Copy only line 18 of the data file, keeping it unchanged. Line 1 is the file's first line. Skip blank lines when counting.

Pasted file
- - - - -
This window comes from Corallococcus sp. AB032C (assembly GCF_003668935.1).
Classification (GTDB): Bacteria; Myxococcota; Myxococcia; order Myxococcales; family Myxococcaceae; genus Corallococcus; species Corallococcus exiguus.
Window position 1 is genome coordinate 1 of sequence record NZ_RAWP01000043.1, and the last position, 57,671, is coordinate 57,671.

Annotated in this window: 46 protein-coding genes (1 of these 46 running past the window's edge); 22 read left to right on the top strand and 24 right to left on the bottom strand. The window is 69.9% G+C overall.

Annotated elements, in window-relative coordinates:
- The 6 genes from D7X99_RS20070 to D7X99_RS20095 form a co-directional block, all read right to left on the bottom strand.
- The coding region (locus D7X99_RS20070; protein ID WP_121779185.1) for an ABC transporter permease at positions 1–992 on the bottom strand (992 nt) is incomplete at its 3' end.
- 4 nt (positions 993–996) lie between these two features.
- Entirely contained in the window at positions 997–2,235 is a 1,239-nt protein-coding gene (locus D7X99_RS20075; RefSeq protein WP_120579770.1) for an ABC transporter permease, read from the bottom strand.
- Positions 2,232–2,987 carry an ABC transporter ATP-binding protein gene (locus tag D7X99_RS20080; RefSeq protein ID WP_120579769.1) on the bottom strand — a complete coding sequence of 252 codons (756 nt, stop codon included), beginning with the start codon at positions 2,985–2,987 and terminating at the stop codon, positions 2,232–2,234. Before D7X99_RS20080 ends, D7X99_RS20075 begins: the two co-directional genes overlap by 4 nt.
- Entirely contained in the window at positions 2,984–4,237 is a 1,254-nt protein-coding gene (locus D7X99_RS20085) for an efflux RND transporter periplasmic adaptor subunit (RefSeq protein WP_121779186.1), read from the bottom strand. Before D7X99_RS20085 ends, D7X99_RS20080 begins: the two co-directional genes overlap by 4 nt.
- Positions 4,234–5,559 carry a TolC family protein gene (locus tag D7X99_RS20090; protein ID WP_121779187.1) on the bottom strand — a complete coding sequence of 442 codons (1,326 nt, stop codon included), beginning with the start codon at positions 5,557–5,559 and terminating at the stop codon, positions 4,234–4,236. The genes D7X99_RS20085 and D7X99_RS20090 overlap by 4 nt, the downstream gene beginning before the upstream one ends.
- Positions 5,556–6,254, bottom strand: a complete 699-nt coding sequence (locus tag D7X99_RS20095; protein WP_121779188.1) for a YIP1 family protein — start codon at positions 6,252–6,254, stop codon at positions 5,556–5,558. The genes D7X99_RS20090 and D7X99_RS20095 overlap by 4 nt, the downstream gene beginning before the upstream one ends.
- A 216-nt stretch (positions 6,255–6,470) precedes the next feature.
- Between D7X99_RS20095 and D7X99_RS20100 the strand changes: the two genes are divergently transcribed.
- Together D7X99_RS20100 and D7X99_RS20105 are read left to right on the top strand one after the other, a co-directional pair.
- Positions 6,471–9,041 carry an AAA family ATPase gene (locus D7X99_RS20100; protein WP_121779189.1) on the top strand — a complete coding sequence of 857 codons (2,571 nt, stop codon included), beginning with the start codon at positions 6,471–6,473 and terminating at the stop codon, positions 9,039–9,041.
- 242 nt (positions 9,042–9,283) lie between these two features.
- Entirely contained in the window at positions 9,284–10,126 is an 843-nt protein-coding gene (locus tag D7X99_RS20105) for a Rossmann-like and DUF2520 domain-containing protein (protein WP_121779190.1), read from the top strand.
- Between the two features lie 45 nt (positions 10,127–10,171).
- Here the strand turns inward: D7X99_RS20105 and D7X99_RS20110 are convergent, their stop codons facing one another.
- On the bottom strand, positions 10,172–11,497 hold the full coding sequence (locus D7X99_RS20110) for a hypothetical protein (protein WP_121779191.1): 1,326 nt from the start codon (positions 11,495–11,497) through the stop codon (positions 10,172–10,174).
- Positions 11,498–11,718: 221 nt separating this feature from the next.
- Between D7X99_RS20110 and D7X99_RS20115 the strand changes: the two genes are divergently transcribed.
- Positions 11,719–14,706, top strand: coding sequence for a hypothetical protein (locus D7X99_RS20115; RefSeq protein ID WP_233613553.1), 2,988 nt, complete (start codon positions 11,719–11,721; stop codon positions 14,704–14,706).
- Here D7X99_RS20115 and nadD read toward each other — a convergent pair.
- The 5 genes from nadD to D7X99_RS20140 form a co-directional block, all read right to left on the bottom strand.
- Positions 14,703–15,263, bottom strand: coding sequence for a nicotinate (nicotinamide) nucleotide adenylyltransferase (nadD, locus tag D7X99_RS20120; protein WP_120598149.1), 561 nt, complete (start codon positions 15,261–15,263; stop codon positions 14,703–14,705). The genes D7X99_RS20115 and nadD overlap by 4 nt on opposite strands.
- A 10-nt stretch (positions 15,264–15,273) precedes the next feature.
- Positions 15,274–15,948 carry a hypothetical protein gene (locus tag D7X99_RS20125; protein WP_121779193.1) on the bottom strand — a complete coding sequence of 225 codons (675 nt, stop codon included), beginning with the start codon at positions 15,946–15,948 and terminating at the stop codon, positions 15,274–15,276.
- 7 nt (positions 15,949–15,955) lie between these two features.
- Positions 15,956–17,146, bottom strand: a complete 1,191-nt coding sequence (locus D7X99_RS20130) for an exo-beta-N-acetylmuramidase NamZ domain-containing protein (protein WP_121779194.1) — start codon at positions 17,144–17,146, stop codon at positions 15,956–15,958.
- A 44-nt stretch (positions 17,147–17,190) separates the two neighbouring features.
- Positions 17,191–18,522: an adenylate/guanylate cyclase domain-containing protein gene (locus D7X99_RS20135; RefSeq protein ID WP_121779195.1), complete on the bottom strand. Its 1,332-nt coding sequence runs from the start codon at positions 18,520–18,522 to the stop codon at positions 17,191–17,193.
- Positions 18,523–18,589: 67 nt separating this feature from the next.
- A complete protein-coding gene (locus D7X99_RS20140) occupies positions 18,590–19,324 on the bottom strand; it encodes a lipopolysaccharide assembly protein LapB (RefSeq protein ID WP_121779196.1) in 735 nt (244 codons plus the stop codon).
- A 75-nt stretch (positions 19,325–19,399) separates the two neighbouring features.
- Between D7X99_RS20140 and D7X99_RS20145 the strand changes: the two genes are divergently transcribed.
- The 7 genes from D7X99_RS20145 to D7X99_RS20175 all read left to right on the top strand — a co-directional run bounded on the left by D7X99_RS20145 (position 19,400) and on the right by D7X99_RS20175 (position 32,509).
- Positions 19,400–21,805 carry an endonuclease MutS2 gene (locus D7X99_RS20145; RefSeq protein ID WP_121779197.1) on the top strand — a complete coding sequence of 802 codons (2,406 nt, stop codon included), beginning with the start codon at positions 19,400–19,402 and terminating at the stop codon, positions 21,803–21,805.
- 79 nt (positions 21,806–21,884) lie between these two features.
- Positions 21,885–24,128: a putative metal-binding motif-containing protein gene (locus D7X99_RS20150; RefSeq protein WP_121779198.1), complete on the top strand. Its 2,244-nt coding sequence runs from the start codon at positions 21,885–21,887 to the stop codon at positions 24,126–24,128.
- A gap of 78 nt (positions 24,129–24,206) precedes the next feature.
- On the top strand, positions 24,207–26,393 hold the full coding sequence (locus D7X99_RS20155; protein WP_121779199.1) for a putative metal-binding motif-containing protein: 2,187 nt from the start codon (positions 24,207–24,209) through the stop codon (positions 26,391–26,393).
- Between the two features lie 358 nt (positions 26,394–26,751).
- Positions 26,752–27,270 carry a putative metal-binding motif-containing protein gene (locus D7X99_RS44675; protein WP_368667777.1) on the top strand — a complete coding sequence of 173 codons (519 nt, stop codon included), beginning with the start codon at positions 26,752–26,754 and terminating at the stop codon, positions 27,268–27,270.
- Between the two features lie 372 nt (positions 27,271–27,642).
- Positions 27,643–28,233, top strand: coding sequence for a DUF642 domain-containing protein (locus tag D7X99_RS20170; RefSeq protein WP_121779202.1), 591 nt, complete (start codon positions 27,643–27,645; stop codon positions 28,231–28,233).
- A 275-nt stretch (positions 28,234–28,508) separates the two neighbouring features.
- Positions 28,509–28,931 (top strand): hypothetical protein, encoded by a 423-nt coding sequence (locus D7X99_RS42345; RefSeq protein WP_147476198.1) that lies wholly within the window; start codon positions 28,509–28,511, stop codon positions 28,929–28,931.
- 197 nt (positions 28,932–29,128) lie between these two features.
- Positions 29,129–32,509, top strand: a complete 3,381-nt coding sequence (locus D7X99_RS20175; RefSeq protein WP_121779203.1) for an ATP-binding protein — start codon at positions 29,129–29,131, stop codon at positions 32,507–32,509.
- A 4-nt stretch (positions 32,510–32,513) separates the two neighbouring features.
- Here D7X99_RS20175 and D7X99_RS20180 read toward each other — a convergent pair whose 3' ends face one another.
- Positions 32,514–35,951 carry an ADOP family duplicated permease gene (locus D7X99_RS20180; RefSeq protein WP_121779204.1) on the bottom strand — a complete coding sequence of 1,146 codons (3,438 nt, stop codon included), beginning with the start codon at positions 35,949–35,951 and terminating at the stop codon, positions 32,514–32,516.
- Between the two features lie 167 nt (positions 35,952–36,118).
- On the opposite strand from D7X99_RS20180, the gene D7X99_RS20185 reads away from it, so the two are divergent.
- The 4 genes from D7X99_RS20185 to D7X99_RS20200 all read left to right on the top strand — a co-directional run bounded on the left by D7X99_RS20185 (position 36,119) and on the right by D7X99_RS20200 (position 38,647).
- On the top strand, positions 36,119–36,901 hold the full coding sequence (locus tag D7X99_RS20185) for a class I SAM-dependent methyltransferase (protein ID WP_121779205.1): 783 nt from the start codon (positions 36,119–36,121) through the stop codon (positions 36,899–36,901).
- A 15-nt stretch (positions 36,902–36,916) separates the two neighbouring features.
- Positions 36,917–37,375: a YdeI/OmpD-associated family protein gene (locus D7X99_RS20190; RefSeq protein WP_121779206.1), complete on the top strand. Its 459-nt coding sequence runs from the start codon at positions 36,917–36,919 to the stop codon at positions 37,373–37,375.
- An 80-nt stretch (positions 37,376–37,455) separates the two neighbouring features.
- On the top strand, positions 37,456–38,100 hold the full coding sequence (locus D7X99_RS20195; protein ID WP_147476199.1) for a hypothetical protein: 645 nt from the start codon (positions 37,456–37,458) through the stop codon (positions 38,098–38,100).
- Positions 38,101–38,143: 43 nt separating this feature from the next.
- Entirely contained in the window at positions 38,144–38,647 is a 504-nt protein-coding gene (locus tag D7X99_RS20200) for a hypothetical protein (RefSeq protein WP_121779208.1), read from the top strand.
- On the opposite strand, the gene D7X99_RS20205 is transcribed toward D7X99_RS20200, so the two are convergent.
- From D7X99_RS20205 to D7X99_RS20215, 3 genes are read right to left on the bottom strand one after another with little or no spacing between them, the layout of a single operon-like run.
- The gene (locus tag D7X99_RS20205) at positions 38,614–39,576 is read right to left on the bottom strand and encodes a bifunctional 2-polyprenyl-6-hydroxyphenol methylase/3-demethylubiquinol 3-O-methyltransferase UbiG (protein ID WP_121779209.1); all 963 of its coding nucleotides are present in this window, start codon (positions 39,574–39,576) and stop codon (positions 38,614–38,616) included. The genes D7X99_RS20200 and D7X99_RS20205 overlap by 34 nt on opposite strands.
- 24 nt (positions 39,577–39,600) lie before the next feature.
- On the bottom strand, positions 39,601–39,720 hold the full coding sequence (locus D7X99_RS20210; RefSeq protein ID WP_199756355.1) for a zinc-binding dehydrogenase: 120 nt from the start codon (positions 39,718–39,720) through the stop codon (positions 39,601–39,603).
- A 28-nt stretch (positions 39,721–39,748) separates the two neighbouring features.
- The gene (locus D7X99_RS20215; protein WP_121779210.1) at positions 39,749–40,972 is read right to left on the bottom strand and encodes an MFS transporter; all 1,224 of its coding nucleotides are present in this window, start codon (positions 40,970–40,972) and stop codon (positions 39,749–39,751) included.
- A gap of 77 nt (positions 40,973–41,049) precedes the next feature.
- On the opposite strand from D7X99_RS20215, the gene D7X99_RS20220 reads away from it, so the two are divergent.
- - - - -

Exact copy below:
- 242 nt (positions 9,042–9,283) lie between these two features.